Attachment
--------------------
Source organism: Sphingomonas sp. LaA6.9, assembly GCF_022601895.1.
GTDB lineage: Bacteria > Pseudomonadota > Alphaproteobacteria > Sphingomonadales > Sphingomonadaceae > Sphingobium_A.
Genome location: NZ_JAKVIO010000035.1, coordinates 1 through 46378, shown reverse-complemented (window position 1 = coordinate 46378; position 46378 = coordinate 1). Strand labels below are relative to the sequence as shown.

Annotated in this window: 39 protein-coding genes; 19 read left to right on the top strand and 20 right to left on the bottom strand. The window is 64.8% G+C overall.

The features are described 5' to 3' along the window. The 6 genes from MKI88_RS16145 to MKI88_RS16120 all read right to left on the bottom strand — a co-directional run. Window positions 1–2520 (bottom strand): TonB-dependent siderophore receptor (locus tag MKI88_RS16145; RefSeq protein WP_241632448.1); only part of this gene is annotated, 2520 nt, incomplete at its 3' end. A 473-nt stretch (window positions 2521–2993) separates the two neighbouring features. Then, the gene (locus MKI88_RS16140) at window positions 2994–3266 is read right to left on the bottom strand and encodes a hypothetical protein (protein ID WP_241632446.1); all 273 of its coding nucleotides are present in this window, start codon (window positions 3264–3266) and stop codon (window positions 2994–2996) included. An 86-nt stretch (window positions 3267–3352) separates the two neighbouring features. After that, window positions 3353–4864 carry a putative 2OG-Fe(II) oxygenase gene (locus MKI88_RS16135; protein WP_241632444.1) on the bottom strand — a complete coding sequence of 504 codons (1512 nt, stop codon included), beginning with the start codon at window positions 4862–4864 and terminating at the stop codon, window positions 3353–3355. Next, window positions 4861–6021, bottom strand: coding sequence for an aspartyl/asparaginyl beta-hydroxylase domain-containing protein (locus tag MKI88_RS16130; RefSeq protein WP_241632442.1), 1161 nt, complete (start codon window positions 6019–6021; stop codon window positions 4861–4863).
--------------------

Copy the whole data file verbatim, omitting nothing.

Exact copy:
Source organism: Sphingomonas sp. LaA6.9, assembly GCF_022601895.1.
GTDB lineage: Bacteria > Pseudomonadota > Alphaproteobacteria > Sphingomonadales > Sphingomonadaceae > Sphingobium_A.
Genome location: NZ_JAKVIO010000035.1, coordinates 1 through 46378, shown reverse-complemented (window position 1 = coordinate 46378; position 46378 = coordinate 1). Strand labels below are relative to the sequence as shown.

Annotated in this window: 39 protein-coding genes; 19 read left to right on the top strand and 20 right to left on the bottom strand. The window is 64.8% G+C overall.

The features are described 5' to 3' along the window. The 6 genes from MKI88_RS16145 to MKI88_RS16120 all read right to left on the bottom strand — a co-directional run. Window positions 1–2520 (bottom strand): TonB-dependent siderophore receptor (locus tag MKI88_RS16145; RefSeq protein WP_241632448.1); only part of this gene is annotated, 2520 nt, incomplete at its 3' end. A 473-nt stretch (window positions 2521–2993) separates the two neighbouring features. Then, the gene (locus MKI88_RS16140) at window positions 2994–3266 is read right to left on the bottom strand and encodes a hypothetical protein (protein ID WP_241632446.1); all 273 of its coding nucleotides are present in this window, start codon (window positions 3264–3266) and stop codon (window positions 2994–2996) included. An 86-nt stretch (window positions 3267–3352) separates the two neighbouring features. After that, window positions 3353–4864 carry a putative 2OG-Fe(II) oxygenase gene (locus MKI88_RS16135; protein WP_241632444.1) on the bottom strand — a complete coding sequence of 504 codons (1512 nt, stop codon included), beginning with the start codon at window positions 4862–4864 and terminating at the stop codon, window positions 3353–3355. Next, window positions 4861–6021, bottom strand: coding sequence for an aspartyl/asparaginyl beta-hydroxylase domain-containing protein (locus tag MKI88_RS16130; RefSeq protein WP_241632442.1), 1161 nt, complete (start codon window positions 6019–6021; stop codon window positions 4861–4863).